M.L. Jain, J.
(1) The facts which give rise to this petition under Sec. 482 of the Code of Criminal Procedure 1973, and Art. 227 of the Constitution of India are that one Moezzi Akbar, an Iranian national, landed at Palam Airport, Delhi, on April 20, 1977, by the Thai Airways, flight No. TG-931, arriving from Frankfurt. He had a passport issued at Bonn on April 23, 1976, and visa issue by the Indian Embassy. When he was passing through the immigration checking counter, it was discovered that he was one of the persons whose entry into India had been banned. The Inspector Immigration, served a notice directing the Thai Airways to remove him out of India by the same or the first available flight on failing of which they were liable to a action under Sec. 14 of the Foreigners Act, 1946. The next available flight of the Thai Airways was on April 25, 1977. They undertook to send him by that flight, as a result of this he was put in the transit lounge. It was subsequently alleged that one Miss H. Kohli, who was then handling the flight, carried the passenger to the transit lounge. It appears that from the transit lounge; the sail passenger gave a slip to the check-posts and disappeared in the mainland, which fact was discovered on April 25, 1977, but an F.I.R. was lodged against him at the police station, Delhi Cantt, on April 27th, 1977. A proclamation was issued against him on June 2, 1977. He was arrested on July 21, 1977. He was produced before the Magistrate on July 22, 1977, where he was not only bailed out but upon a request made by the prosecution that the Government of India had made a deportation order in respect of him, he was discharged. Thereafter, the Thai Airways purchased a ticket on Air India Delhi-Frankfurt flight No. 119 on July 23, 1977, by which the passenger was flown out of India.
(2) In pursuance of the same F.T.R., a challan was earlier put up on June 6, 1977, against Inder Mohan Lal, the present petitioner, who is the Station Manager of the Thai International Airways Delhi Airport. The learned Magistrate on August 16, 1978, framed a charge which was later on amended. The charge is under sections 3/14 of the Foreigners Act, and it stated that the accused was directed by the Government of India on April 23, 1976, (a date wrongly mentioned) to deport the said Moezzi Akbar while he was working as an agent of the Thai Airways at Palam but he did not deport him in accordance with that order. It is against this charge that the present petition has been filed.
(3) According to clause 6 of the Foreigners Order, 1948, a civil authority can require the pilot, owner or agent of the aircraft in which a foreigner has arrived to remove him if he has been refused permission to enter or who has entered in India without its permission or who has been landed in contravention of subpara 3, and the pilot, owner or agent, as the case may be, shall comply with such requisition unless it is received more than two months after the date of the arrival of the foreigner in India. Section 6(4) of the Foreigners Act also creates a similar obligation upon the owner, agent or pilot of the aircraft to remove such passenger from India within two months from the date of such entry, if so required by an order made by the prescribed authority. Even though the period of 2 months from his entry had expired, yet the Airways transported the said passenger out of India at their own expanse as soon as he was handed over to them. It appears that the prosecution thinks that the accused had committed violation of the notice given by the civil authority on April 20, 1977, The notice required that he should be removed by the first available flight. But, the first available flight of the Thai Airways was on April 25, 1977. The short question that then arises is whether it was the duty of the Thai Airways to keep the passenger under their custody in the transit lounge until they made arrangements for his return journey, or was it the duty of the police or the immigration men to so keep him until he was put on the board on the aircraft indicated by the Thai Airways I have considered over this, matter, and it appears to me that since an offence under sec; 14 of the Foreigners Act, 1946, is a cognizable offence, it is manifestly a duty of the police to keep such an offender in their custody, but they failed in their duty and now claim to have entrusted the passenger solely to the case of the Airways. Naturally, the Airways have no means nor any legal obligation to keep and detain such Passenger in their custody. Their only obligation was to transport him whenever notice in this behalf was given to them. If, during the period of his arrival and return, the passenger makes his escape good, then, the responsibility has to be shouldered not by the Airways, but by the concerned authorities. It may be observed that the notice that was served was to transport the said passenger by the first available flight. Even if one were to say that in terms of requisition it was not necessary that the removal should take place by the flight of the same Airways but whatever flight was next available, then too, it was the duty of the police to keep the person in custody and to indicate the first available flight in which he could be deported, and the refusal of the Airways thereupon to so deport would make them liable. But, here the F.I.R. shows that the Immigration Inspector had agreed to the passenger being taken out on April 25,1977. Where is here any fault on the part of the accused even if the facts stated in the F.I.R. were held to be true I am, thereforee, satisfied that no case for contravention of Sec. 14 of the Foreigners Act is made out against the petitioner, and it will be an abuse of process of the court to allow this prosecution to continue.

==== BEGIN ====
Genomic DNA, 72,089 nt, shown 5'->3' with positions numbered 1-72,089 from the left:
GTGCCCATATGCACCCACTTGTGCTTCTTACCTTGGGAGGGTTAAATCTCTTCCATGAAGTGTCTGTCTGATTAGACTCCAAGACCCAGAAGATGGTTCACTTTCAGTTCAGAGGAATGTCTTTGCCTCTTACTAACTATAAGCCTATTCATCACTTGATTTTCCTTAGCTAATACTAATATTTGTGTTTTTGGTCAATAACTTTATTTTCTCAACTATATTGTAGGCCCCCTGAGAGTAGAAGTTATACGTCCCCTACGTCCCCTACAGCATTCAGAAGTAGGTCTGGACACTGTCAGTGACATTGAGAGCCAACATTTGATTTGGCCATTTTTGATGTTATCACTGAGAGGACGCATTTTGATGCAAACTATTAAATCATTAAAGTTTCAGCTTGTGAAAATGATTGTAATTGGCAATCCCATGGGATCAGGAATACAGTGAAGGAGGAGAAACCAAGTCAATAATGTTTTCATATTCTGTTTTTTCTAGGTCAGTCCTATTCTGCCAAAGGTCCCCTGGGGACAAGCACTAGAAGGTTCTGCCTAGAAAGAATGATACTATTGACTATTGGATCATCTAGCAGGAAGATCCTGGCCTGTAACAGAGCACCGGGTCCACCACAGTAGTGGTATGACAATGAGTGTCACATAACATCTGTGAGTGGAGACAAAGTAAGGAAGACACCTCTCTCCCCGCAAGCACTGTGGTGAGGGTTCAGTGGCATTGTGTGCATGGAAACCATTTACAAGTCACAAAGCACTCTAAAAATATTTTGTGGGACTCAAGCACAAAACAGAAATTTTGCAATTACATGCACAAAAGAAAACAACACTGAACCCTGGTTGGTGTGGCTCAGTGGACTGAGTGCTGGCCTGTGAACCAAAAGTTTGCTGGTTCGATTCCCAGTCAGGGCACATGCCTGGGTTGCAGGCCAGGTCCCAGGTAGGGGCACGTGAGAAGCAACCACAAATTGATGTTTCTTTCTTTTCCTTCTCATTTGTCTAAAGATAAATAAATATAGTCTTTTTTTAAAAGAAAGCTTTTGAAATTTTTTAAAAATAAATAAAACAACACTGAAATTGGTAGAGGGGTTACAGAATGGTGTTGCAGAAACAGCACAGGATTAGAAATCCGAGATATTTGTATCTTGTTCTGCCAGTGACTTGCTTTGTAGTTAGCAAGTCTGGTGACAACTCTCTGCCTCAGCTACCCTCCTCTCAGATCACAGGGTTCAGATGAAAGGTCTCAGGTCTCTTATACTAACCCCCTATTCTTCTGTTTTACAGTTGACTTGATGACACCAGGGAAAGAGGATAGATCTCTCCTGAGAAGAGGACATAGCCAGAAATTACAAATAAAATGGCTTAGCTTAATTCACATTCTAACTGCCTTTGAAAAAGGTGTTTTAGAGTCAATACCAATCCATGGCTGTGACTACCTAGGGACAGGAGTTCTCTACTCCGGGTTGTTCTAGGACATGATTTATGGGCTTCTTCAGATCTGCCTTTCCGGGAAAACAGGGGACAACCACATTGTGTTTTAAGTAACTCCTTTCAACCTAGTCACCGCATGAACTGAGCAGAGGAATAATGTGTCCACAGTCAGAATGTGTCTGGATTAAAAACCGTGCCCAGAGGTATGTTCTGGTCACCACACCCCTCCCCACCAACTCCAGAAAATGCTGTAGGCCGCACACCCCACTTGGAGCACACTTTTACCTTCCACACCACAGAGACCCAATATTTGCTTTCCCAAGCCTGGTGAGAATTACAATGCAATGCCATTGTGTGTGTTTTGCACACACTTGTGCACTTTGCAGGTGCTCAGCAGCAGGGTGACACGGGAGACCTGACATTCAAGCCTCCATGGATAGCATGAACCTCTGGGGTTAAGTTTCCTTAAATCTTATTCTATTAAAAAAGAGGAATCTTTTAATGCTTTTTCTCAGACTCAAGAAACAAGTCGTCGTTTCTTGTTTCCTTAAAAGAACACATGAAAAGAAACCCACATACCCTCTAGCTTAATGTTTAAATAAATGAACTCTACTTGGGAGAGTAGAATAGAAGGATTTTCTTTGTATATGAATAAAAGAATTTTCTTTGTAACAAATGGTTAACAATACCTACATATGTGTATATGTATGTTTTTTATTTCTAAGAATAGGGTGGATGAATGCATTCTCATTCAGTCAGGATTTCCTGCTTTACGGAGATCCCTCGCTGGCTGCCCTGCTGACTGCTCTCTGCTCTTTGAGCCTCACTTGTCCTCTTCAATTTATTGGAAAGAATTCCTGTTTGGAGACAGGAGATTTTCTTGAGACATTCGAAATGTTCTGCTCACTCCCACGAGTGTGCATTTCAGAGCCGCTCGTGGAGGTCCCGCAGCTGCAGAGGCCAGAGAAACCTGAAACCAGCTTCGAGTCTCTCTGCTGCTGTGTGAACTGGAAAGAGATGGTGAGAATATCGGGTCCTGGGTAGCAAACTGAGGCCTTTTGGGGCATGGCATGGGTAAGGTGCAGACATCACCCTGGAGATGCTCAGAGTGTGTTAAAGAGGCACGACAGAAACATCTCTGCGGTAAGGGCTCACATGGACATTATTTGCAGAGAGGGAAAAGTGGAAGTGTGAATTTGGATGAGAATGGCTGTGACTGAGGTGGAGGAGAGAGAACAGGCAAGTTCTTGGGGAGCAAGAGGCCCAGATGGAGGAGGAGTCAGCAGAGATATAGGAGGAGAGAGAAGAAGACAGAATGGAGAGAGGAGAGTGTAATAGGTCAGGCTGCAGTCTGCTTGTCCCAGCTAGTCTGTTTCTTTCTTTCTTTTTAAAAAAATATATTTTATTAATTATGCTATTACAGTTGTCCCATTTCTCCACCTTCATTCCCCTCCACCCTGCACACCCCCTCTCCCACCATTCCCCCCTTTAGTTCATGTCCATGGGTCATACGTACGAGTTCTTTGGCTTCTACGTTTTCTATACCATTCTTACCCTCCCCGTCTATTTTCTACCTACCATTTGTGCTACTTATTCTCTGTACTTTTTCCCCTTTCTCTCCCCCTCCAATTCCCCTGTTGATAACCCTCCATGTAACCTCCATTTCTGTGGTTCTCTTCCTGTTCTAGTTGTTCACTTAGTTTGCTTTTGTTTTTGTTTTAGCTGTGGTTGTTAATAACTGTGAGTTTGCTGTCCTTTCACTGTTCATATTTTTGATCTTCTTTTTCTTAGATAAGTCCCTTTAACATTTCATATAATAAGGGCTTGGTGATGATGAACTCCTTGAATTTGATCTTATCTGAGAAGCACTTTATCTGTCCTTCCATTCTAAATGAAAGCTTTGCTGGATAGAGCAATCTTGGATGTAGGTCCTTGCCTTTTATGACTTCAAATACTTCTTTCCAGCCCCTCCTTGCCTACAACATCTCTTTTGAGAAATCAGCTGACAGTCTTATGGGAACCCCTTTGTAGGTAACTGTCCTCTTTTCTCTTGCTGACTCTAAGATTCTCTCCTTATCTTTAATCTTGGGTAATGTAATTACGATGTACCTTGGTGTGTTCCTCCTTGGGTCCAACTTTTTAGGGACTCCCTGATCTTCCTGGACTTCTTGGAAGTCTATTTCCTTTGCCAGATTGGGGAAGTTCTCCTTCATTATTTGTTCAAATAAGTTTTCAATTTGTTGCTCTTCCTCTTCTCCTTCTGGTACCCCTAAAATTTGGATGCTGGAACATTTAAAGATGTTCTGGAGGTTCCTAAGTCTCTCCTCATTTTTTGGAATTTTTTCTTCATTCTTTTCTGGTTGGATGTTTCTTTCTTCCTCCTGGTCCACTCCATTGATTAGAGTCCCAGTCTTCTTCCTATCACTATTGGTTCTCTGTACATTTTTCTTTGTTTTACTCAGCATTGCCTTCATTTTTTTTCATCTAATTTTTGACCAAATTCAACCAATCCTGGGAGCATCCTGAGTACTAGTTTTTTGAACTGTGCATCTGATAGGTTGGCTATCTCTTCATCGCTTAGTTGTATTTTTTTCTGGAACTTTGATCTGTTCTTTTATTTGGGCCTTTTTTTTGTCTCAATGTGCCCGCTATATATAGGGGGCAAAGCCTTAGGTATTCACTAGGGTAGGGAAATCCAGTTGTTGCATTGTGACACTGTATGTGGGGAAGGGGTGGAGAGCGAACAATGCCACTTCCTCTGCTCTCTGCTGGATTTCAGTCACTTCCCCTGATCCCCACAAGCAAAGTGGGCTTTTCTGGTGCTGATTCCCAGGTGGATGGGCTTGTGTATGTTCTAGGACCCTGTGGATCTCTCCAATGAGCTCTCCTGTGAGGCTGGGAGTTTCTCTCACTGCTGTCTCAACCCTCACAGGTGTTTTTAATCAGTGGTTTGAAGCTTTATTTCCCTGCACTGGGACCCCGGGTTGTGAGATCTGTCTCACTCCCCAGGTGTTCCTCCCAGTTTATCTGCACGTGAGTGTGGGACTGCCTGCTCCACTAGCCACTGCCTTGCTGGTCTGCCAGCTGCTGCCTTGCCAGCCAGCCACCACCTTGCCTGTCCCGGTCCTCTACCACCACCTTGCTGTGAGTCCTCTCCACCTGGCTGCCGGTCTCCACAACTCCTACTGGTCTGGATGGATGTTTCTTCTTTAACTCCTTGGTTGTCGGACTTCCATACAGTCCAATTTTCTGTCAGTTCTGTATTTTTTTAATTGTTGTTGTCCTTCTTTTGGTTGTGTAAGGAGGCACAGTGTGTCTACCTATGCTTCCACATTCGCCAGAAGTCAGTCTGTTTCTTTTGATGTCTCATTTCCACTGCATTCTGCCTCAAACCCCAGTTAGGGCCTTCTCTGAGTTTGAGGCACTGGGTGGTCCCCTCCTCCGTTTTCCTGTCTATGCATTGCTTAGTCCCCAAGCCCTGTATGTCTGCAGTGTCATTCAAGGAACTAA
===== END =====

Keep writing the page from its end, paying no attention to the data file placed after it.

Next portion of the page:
(4) I, thereforee, accept this petitioner and quash the charge and discharge the petitioner of the offence he is alleged to have committed.